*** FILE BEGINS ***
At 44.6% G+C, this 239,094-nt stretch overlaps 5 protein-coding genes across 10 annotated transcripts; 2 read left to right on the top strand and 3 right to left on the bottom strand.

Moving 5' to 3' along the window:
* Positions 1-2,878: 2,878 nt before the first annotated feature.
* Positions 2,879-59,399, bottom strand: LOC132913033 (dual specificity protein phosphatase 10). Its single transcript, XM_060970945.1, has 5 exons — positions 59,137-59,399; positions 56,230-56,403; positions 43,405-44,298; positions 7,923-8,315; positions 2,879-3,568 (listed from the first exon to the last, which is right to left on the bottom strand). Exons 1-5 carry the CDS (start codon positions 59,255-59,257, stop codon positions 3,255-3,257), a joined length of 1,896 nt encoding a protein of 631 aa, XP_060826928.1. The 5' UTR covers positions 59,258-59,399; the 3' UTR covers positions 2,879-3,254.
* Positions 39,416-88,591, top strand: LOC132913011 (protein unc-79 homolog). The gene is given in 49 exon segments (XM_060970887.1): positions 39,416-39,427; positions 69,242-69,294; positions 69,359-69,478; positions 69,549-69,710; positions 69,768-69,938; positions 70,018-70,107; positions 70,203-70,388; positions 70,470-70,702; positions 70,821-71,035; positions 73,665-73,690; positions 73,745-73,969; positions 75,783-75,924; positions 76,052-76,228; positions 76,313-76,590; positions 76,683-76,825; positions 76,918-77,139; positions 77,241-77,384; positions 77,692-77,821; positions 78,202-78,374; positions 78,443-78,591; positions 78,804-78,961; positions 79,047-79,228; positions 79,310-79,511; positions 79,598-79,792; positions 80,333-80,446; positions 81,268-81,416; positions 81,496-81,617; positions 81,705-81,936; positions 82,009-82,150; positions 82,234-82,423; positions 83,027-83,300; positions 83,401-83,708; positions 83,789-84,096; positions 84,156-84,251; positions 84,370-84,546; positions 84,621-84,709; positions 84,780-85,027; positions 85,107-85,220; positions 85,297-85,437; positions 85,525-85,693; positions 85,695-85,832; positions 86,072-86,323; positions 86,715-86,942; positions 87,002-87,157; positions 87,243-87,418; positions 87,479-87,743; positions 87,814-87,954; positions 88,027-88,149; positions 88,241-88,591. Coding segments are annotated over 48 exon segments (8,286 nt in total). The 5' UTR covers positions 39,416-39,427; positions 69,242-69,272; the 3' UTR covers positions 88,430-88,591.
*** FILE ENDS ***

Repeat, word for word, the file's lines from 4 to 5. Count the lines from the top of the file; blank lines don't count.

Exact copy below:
* Positions 2,879-59,399, bottom strand: LOC132913033 (dual specificity protein phosphatase 10). Its single transcript, XM_060970945.1, has 5 exons — positions 59,137-59,399; positions 56,230-56,403; positions 43,405-44,298; positions 7,923-8,315; positions 2,879-3,568 (listed from the first exon to the last, which is right to left on the bottom strand). Exons 1-5 carry the CDS (start codon positions 59,255-59,257, stop codon positions 3,255-3,257), a joined length of 1,896 nt encoding a protein of 631 aa, XP_060826928.1. The 5' UTR covers positions 59,258-59,399; the 3' UTR covers positions 2,879-3,254.
* Positions 39,416-88,591, top strand: LOC132913011 (protein unc-79 homolog). The gene is given in 49 exon segments (XM_060970887.1): positions 39,416-39,427; positions 69,242-69,294; positions 69,359-69,478; positions 69,549-69,710; positions 69,768-69,938; positions 70,018-70,107; positions 70,203-70,388; positions 70,470-70,702; positions 70,821-71,035; positions 73,665-73,690; positions 73,745-73,969; positions 75,783-75,924; positions 76,052-76,228; positions 76,313-76,590; positions 76,683-76,825; positions 76,918-77,139; positions 77,241-77,384; positions 77,692-77,821; positions 78,202-78,374; positions 78,443-78,591; positions 78,804-78,961; positions 79,047-79,228; positions 79,310-79,511; positions 79,598-79,792; positions 80,333-80,446; positions 81,268-81,416; positions 81,496-81,617; positions 81,705-81,936; positions 82,009-82,150; positions 82,234-82,423; positions 83,027-83,300; positions 83,401-83,708; positions 83,789-84,096; positions 84,156-84,251; positions 84,370-84,546; positions 84,621-84,709; positions 84,780-85,027; positions 85,107-85,220; positions 85,297-85,437; positions 85,525-85,693; positions 85,695-85,832; positions 86,072-86,323; positions 86,715-86,942; positions 87,002-87,157; positions 87,243-87,418; positions 87,479-87,743; positions 87,814-87,954; positions 88,027-88,149; positions 88,241-88,591. Coding segments are annotated over 48 exon segments (8,286 nt in total). The 5' UTR covers positions 39,416-39,427; positions 69,242-69,272; the 3' UTR covers positions 88,430-88,591.